Jewell himself is a driver of an EV and says charging it is cheaper than petrol regardless of the increasing cost of electricity. Signing up for a fixed tariff, he said he knows what his electricity cost will be but won’t know what the fluctuating fuel prices will be over the next 18 months.

The goal of WPD however, is to get every player together to make a change.

Jewell said: “There are 130 local authorities to try and work out what their long term goals are.

“We build assets that will still be here in 50 years, so we want to make sure it’s right and not something that will be redundant.”

There are two discussions WPD have had with local authorities, which are; strategic – where the talks outline what the authority wants by 2050 and also tactical discussions – on where authorities want the charging points to be.

Kok, the keynote speaker, echoed the other speakers’ thoughts on how essential collaboration was, especially when looking at forecasts which help local authorities in developing strategies and also for grid operators to plan.

He has helped the city of Utrecht in its development of charging infrastructure based on data.

1150 EV chargers have been installed so far in the 10 years Kok has been working on the project.

With seven members on his team, Kok said: “Cities can manage themselves, but smaller municipalities don’t have the capacity to do so.

“In the Netherlands, this is organised on a regional level with strategic plans and concessions. You cannot expect small local authorities to manage this.”

Charge points in both Coventry and Utrecht are managed by private operators but both Evans-Gadgil and Kok assured that systems are in place to ensure that the cities can still benefit financially.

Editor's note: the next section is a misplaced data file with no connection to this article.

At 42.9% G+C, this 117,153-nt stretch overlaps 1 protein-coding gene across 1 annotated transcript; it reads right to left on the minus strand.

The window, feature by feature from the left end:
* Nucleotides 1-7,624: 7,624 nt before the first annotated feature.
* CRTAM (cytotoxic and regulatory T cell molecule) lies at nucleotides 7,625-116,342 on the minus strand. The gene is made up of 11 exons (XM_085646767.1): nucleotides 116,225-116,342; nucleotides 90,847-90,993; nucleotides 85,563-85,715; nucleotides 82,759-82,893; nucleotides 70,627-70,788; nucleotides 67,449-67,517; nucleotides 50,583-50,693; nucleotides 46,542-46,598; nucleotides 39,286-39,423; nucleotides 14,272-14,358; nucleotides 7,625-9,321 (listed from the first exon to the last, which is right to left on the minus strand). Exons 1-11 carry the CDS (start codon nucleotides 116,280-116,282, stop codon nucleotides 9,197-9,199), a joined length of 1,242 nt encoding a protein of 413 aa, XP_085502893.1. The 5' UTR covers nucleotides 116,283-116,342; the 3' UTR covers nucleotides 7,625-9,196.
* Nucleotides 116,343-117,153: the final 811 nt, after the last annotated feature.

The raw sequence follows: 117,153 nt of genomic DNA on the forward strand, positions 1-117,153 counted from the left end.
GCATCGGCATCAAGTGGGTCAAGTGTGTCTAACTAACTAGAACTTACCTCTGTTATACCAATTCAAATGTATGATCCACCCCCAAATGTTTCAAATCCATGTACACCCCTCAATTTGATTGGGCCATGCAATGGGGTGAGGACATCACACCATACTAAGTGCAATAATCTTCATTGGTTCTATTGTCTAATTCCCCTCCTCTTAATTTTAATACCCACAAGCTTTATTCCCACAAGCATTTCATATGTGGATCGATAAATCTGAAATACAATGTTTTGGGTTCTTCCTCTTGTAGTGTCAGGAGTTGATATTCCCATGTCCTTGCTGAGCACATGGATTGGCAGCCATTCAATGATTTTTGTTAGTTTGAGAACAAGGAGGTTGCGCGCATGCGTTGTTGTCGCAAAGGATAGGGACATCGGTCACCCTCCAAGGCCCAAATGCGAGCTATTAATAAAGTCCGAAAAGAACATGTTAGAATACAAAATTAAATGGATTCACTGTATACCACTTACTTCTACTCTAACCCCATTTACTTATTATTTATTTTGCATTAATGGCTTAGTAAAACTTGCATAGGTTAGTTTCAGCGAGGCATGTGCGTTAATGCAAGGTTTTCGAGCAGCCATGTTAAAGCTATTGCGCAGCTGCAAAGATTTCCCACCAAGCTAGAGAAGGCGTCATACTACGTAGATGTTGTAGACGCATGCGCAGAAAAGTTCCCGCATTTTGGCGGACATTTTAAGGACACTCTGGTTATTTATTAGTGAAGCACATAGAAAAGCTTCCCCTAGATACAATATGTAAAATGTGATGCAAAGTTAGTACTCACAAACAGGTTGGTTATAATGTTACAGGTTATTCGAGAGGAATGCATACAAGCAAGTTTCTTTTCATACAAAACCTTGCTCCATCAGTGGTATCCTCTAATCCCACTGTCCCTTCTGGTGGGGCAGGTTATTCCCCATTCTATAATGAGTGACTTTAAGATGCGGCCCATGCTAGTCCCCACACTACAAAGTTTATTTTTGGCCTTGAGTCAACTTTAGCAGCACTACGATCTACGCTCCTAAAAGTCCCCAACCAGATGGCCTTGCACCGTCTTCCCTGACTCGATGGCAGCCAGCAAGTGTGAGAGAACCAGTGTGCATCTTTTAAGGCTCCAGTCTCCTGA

Leicester however, is in the process of commissioning consultants on its long-term EV plan and is looking into a workplace parking levy.

It has turned its attention to the current issues at hand across the region as the nation starts the switch to EV.

Across Leicester, 50% of households have no off-street parking said Clarke, creating a huge demand for public charging points.

There are also grid capacity issues, range of available vehicles, the cost of creating connection points, lack of equipment, delays with materials, technical skills and knowledge, and the growing pressure of city-centre parking – all of which Leicester City Council say need to be addressed for targets to be met.

In addition, Clarke says as part of the net-zero obligation local authorities have to prepare which causes a huge debate on how to prepare in the community.

He said, “Even a small number of chargers in two communities created residential complaints and concerns, as people felt their space was being taken away from them.”

Clarke advises that local authorities need skills and the ownership of officers in the authority that really understand; where charging points need to be installed, for whom and when.

Coventry’s next steps, however, are to continue with the installation of charging points on off-street parking.

Evans-Gadgil said Coventry, “will add the chargers whether there is demand or not or whether its an affluent area or not,” in an effort to encourage uptake of EVs.